Luanna writes full time, concentrating on sexy romantic suspense, steamy paranormal romance, and spicy historical romance.

Born and raised in Nova Scotia, Luanna has recently returned to the land of her birth with her dear husband and two spoiled cats. When she's not torturing her heroes and heroines, she’s in her kitchen baking something delicious.

Under her previous pen name of Grace Hood she has two novellas published with The Wild Rose Press.

Love and Mayhem

The Plot:

Sybil is happily on the shelf, tending to her sheep. But she fears she’ll depart this life without experiencing physical love, which she suspects is rather enjoyable. When her long-lost fiancé returns from sea, she decides he’s the lucky man who’ll receive her virginity.

Max is eager to return to his sugar plantation and has no intention of remaining long in London. However, he didn’t bargain on a wilful, pretty, exasperating spinster determined to take him to her bed.

He insists on marriage but she wants only his body. Her heart is not part of the deal. Unfortunately, love doesn’t always follow the rules.


“I see all sorts of advantages to the married state.” He brought her hand to his mouth, kissing each knuckle in turn before kissing her palm. Then he flicked his tongue over the inside of her wrist. She bit back a moan. Who knew the wrist was such a sensitive spot?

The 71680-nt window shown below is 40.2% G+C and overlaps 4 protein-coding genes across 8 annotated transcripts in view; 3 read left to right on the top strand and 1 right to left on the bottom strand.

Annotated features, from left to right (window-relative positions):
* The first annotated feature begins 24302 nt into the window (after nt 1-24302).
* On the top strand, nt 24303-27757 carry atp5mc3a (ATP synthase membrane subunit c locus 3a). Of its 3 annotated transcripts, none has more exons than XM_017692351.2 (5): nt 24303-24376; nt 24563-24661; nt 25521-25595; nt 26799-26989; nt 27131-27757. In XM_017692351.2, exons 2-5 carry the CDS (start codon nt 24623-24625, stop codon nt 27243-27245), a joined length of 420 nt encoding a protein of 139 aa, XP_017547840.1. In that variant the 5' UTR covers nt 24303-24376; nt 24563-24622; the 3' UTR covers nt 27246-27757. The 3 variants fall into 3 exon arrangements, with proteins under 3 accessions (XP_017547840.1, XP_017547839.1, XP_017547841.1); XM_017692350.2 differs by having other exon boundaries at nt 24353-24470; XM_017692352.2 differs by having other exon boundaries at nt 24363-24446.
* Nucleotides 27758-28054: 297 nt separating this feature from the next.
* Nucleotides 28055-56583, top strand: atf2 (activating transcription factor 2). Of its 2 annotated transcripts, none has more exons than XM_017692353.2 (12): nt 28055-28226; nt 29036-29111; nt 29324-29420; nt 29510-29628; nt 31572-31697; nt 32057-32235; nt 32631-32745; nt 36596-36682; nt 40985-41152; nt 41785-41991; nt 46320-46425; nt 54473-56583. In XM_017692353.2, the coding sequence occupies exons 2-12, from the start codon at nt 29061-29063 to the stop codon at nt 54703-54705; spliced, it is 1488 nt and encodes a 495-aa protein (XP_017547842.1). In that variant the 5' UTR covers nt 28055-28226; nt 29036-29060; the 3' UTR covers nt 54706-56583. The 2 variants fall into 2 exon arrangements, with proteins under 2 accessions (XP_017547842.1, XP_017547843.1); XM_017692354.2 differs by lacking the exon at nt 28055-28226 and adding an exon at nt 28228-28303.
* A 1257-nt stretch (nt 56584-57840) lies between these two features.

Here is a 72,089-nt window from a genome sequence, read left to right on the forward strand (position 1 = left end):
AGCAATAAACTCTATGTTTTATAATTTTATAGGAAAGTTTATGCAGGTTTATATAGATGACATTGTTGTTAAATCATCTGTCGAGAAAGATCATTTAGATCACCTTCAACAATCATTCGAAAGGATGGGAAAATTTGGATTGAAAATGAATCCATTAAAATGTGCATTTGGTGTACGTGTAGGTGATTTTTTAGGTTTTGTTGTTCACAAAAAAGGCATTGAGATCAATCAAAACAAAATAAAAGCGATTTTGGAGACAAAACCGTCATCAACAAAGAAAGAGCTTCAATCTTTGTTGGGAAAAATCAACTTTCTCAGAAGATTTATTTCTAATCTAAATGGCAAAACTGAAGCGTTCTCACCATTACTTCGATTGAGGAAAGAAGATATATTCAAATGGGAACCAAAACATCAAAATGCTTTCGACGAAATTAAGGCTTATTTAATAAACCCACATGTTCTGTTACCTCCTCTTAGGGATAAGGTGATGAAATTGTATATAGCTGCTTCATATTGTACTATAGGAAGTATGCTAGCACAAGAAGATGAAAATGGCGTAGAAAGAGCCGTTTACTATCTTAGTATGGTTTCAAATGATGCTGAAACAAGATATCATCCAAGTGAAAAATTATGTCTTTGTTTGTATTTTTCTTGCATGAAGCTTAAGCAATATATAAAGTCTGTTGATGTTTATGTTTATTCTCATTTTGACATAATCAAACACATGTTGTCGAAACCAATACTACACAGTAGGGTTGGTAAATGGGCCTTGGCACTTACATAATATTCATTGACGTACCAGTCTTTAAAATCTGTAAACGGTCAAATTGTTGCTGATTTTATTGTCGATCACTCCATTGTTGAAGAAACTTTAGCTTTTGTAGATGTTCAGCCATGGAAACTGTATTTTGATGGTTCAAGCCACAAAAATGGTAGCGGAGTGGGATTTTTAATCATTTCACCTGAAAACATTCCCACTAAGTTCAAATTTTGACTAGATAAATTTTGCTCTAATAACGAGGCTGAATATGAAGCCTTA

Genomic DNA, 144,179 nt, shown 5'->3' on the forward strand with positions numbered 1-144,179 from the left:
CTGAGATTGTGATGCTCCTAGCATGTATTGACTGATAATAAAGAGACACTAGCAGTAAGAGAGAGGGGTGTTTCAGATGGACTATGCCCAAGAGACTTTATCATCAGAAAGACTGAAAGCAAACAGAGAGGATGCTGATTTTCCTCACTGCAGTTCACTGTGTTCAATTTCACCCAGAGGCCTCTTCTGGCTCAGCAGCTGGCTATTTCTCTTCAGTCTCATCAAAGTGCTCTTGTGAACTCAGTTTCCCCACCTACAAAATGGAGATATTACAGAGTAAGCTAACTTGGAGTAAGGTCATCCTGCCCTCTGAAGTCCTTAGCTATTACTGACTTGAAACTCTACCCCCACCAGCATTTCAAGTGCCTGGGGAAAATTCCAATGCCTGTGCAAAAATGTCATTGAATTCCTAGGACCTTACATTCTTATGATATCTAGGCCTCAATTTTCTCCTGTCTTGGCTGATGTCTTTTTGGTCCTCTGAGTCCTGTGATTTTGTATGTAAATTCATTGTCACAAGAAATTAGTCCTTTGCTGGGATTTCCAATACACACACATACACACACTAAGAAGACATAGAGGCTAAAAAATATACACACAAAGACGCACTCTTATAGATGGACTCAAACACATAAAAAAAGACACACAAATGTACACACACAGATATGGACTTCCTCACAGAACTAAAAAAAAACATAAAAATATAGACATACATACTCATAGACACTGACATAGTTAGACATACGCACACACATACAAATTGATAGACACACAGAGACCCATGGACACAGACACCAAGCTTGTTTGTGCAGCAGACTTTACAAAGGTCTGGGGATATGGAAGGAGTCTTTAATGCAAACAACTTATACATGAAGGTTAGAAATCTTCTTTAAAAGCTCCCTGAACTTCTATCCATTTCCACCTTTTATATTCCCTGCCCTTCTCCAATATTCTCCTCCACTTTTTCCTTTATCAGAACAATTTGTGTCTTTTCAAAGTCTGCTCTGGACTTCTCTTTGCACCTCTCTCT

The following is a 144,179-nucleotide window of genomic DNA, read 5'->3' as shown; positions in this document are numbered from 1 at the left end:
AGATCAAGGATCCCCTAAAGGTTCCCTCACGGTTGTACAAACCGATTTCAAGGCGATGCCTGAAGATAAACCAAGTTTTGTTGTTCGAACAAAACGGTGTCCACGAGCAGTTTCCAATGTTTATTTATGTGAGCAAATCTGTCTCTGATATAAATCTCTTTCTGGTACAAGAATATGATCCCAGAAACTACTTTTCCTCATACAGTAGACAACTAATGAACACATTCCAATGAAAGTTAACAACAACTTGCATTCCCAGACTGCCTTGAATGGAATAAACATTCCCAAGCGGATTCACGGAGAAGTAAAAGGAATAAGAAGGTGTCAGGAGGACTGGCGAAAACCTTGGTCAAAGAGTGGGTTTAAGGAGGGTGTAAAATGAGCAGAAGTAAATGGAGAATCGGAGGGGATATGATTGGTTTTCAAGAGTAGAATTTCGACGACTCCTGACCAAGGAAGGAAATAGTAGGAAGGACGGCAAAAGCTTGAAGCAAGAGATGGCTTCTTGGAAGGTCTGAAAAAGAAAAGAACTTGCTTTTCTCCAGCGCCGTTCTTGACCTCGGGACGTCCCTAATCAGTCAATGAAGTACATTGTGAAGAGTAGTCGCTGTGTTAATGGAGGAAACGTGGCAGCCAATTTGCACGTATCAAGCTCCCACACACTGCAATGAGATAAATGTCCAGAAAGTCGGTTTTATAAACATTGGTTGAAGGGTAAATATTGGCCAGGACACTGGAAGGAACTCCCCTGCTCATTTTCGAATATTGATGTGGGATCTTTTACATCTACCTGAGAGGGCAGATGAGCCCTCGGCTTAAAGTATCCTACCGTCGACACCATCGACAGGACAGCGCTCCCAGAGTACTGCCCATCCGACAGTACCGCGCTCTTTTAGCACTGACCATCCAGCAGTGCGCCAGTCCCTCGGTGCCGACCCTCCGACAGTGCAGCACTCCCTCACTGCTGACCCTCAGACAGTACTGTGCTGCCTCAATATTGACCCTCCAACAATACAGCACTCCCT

She forced her mind back to the task at hand. Which, when you came to think of it, served the other task as well. Namely, getting him to flick his tongue on other sensitive parts of her body. She took a deep breath. “Some enjoy those advantages without the bother of a marriage ceremony.”

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Monday, October 22, 2018

M. S. Spencer, @msspencerauthor, #Pit&thePassion, #MSSpencerbooks, #Floridafiction

I’d like to welcome M. S. Spencer, author of The Pit and the Passion: Murder at the Ghost Hotel, to my blog today.

RW:    How much of your personality and life experiences are in your writing?

MSS:  A lot! As you can see from my biography, I’ve led a rather eclectic life full of travel & adventure. While every novel I write is fiction, bits of experiences do crop up in them. Lapses of Memory is particularly rife with actual experiences. I figure, this way I don’t have to write my autobiography.

RW:    Tell us about your latest book. What motivated the story? Where did the idea come from? What genre is it? Does it cross over to other genres? If so, what are they?

MSS:  Flotsam & Jetsam: the Amelia Island Affair, is a murder mystery/romantic suspense novel set on Amelia Island, southernmost of the Sea Islands on the Atlantic coast. I went to a book signing event there a couple of years ago and fell in love with the island’s quirky history. It’s been conquered and reconquered by not just countries, but pirates and mercenaries. I wanted to write a contemporary story, but one that draws on that history.

Here’s the blurb:

Who’s littering the park with corpses?

State Park Rangers Simon Ribault and Ellie Ironstone are used to dealing with messy campers and ravaging raccoons, but when three bodies wash up on the beach, they mobilize all their powers of deduction. Who are they and how did they get to the shore of Amelia Island? Are they connected to the secretive League of the Green Cross? Or linked to a mysterious Jamaican drug ring?